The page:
The average rate for a conforming 30-year mortgage has dropped to 3.73 percent, the lowest rate since May of 2013 when the rate averaged 3.59 percent and 78 basis points below the 4.51 percent average rate at the same time last year.

While the Federal Reserve is expected to start raising interest rates in the second half of the year, a bullish move which should be driving rates up, the yield on the 10-year treasury has been dropping and the bond market is signaling expectations of economic weakness.

Averaging around 6.7 percent over the past twenty years, the 30-year rate hit a three-year high of 4.58 percent in August of 2013 and an all-time low of 3.31 percent in November of 2012.

9 thoughts on “Mortgage Rates Drop As Bond Market Sounds An Economic Warning”
  1. I don’t consider myself a economics expert, but this all feels very troubling if you are looking to buy a home.

    I refi’d at a great jumbo rate just a month ago and we’re already another .29% below it – at the same time the Feds are promising to raise within 6 months. Euro is a mess. Bonds are plummeting when they should be going up. Feels like wall st knows something we don’t but folks are yet to get out of stocks.

    Lack of inventory and unnatural spikes in high-tech incomes (compared to rest of country) would appear to shield the bay area, but even here it just feels like the wind is picking up and we’re sitting on a house of cards. I don’t know how else to feel about these rates doing what they’re doing right now when most indicators (besides energy) are pointing to strengths at home.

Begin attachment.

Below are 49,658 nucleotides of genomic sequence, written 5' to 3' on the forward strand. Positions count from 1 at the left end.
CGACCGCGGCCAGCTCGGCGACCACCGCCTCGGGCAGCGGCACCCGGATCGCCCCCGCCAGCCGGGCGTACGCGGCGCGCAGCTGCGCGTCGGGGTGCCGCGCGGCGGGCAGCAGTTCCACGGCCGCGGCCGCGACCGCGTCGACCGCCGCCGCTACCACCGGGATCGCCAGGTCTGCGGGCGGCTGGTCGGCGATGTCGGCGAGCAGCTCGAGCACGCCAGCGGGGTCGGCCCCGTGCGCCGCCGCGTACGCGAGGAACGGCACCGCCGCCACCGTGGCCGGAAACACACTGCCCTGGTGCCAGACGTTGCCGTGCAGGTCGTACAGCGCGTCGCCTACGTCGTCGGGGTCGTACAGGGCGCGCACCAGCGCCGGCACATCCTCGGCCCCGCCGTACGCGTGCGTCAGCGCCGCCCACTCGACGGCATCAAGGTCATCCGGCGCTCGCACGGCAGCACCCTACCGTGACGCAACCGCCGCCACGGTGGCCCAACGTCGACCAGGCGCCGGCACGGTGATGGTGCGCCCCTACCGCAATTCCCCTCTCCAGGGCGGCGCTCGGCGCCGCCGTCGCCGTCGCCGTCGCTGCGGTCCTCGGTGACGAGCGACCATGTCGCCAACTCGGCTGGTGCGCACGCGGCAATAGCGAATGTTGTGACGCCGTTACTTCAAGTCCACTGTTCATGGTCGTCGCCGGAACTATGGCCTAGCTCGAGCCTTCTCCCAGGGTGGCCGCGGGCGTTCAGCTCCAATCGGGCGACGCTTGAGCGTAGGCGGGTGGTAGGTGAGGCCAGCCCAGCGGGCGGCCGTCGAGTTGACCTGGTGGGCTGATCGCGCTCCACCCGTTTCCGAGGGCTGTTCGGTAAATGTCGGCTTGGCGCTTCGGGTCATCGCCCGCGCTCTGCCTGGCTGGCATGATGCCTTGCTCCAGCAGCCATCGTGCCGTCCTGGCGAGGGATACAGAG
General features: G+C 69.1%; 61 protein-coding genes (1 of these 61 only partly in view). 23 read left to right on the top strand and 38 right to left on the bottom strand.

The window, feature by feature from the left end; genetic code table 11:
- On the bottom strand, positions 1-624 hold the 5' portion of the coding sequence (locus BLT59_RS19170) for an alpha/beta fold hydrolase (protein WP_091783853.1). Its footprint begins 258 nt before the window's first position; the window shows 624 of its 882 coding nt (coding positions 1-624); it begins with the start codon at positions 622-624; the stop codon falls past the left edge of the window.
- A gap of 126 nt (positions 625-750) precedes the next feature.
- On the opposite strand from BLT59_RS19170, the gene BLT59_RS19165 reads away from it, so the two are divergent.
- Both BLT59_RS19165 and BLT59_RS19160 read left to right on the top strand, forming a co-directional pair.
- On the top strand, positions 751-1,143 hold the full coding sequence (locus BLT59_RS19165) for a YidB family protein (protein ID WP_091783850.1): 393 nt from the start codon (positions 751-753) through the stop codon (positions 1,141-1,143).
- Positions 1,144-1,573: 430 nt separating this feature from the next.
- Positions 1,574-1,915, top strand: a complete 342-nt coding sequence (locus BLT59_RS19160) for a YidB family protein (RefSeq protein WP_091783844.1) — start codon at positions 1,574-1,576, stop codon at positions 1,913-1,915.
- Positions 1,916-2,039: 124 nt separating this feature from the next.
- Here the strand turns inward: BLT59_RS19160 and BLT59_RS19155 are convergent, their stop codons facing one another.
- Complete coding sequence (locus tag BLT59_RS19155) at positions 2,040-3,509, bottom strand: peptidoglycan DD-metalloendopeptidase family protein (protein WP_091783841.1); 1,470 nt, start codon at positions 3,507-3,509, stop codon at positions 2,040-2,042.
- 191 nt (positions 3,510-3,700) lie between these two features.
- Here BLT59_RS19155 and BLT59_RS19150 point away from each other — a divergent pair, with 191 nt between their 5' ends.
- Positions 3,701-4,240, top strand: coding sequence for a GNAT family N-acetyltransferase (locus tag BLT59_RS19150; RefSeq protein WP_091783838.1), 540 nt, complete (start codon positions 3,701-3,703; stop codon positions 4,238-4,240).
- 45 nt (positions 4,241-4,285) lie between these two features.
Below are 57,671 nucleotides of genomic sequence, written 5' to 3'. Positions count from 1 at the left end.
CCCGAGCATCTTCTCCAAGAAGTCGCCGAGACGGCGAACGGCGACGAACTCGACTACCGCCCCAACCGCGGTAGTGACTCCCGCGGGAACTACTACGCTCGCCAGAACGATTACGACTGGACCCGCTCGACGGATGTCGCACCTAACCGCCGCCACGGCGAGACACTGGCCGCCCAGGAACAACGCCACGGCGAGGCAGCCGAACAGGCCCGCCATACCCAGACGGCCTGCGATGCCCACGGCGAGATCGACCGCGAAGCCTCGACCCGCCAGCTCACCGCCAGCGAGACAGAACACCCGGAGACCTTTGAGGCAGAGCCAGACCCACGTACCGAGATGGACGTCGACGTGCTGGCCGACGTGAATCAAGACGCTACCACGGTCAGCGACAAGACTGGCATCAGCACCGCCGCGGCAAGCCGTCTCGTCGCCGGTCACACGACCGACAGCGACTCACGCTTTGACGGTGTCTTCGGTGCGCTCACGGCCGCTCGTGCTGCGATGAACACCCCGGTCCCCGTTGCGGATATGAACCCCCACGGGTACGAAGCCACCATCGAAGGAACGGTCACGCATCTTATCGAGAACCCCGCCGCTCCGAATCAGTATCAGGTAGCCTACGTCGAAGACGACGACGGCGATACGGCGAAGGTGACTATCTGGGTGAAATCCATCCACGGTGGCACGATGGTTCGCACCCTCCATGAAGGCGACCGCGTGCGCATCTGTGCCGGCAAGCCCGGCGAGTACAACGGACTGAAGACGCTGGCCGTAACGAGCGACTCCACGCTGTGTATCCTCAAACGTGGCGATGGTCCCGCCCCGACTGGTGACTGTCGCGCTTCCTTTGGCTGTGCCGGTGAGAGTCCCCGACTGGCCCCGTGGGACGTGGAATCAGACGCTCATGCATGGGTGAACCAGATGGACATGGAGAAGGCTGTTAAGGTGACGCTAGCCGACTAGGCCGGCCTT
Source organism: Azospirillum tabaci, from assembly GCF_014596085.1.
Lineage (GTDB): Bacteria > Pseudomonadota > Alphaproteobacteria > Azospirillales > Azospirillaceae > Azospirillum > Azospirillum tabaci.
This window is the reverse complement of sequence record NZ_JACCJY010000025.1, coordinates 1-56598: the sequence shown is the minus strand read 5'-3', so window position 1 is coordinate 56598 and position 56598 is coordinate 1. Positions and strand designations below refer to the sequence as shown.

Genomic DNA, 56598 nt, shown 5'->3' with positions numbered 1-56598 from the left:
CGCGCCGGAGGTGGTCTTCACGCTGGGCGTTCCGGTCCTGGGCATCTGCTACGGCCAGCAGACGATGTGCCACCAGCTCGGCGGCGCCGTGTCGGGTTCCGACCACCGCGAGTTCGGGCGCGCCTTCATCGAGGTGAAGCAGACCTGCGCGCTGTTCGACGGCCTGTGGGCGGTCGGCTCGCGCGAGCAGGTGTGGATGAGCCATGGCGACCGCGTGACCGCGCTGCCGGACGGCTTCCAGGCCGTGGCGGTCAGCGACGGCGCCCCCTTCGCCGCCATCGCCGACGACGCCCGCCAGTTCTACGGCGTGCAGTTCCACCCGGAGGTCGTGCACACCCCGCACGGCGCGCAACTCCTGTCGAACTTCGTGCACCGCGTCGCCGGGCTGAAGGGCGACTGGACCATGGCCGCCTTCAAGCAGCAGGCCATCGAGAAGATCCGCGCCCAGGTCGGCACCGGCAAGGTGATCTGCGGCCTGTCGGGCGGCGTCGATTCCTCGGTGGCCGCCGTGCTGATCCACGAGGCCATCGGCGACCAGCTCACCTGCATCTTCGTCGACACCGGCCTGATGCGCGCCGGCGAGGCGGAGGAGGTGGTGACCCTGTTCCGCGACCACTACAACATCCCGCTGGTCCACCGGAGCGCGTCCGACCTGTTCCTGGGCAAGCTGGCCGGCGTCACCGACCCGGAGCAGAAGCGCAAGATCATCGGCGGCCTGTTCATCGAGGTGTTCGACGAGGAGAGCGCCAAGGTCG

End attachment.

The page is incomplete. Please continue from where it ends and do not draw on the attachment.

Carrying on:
1. yup – I just renewed my lease for another year to wait things out … methinks a small correction is coming at least!

  2. Why should bond yields be going up again? Interest rates are a function of the demand for capital and future inflation expectations. The world is awash in capital, and inflation is nonexistent. Be careful where you get your financial news.

  3. The bond market is not signaling economic weakness, it is signaling that our low rates are still a better return than foreign investors can find in Europe, with a strengthening dollar to top it off. This strong demand for our bonds is outweighing the anticipated future tightening.

  4. No inflation and crazy wide spreads vs. other sovereign debt, both as respect to rates and respective easy money stances of central bankers. Should be another good year for capital intensive assets (i.e., real estate). I do fear Halloween though…

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